by Karen Kenny
things poking out of the ground outside, I'm finding the urge to read some of the gardening books that have been sitting on my shelf for ages.
Just Herb Gardening is exactly that: a little book about growing herbs. It's pretty brief. That was my main problem with it: a lot of the information seemed incomplete or just not detailed enough for me. The history on herb uses in the beginning didn't really teach me anything at all. The growing information: how to start seeds, propagate from cuttings or dividing plants, etc. seemed solid enough, but it didn't always tell you which plants were most suitable for which methods (nor is this info available in the glossary). There's a little bit about garden layout and design, and scattered spotlights on certain plants throughout the book. Again, the level of information here is spotty. Some plants it tells you their uses- medicinal, cooking, attracting/deterring insects in the garden, etc.- but others just get named and that's it. I wish there had been the same level of detail on all the plants. Even the illustration quality was uneven- some of the photos are just beautiful, one was badly pixelated! There are also hand-drawn and watercolor illustrations, nice enough but very plain- not enough descriptive detail. Most aren't labeled, so sometimes I didn't know what plant I was looking at.
I did learn a few things about herbs that really intrigued me: like that nettles are high in nitrogen and can be used to activate your compost pile, or that russian comfrey can be used to feed plants that like lots of potassium. Lots of herbs were mentioned that I'm completely unfamiliar with: hyssop, marjoram, angelica, etc. I never used any of these before. All in all, the book had just enough in it to whet my appetite to know more. So far I only use basil leaves to deter pests, and a few other herbs for cooking. I'd like to learn and apply more uses for them. So really what this book has done for me is galvanize my desire to find a good, detailed book on herbs that will teach me more!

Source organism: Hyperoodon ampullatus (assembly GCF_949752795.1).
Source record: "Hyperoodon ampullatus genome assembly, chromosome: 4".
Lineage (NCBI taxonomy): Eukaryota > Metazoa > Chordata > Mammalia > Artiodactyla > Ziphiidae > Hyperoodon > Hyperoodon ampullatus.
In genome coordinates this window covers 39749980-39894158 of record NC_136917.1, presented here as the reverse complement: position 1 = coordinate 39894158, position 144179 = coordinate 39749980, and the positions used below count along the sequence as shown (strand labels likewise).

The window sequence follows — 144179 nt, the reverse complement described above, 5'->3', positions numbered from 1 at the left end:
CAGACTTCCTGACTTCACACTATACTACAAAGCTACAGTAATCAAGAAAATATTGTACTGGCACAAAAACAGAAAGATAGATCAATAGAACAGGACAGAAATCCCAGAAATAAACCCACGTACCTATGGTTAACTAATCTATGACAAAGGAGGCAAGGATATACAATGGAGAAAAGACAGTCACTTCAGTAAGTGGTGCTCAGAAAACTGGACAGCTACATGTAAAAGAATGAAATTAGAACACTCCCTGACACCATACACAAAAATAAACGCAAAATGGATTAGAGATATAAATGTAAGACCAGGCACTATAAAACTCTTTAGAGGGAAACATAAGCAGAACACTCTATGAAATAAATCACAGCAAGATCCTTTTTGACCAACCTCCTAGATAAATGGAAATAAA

I think this one came from a swap site online, because I remember being surprised (in a disappointed way) with its format. My edition is spiral-bound, which dismays me because I know if I use it much the pages would start to fall out. Another annoying thing is that the page numbers are spelled out, and printed in a handwriting kind of font, both of which make them hard to read. I don't think I'd need to though, as there's no proper index. It does have a glossary of herbs in the back, which is laid out in a kind of grid made of colored stripes (that was hard to read, too). All in all, it's a cute little book but a lot of the ways it was formatted and organized just bugged me. However, there are enough little nuggets of info I don't have elsewhere that I'm going to hold onto this book until I get a better, more comprehensive one about herbs.
Rating: 2/5 ........128 pages, 2005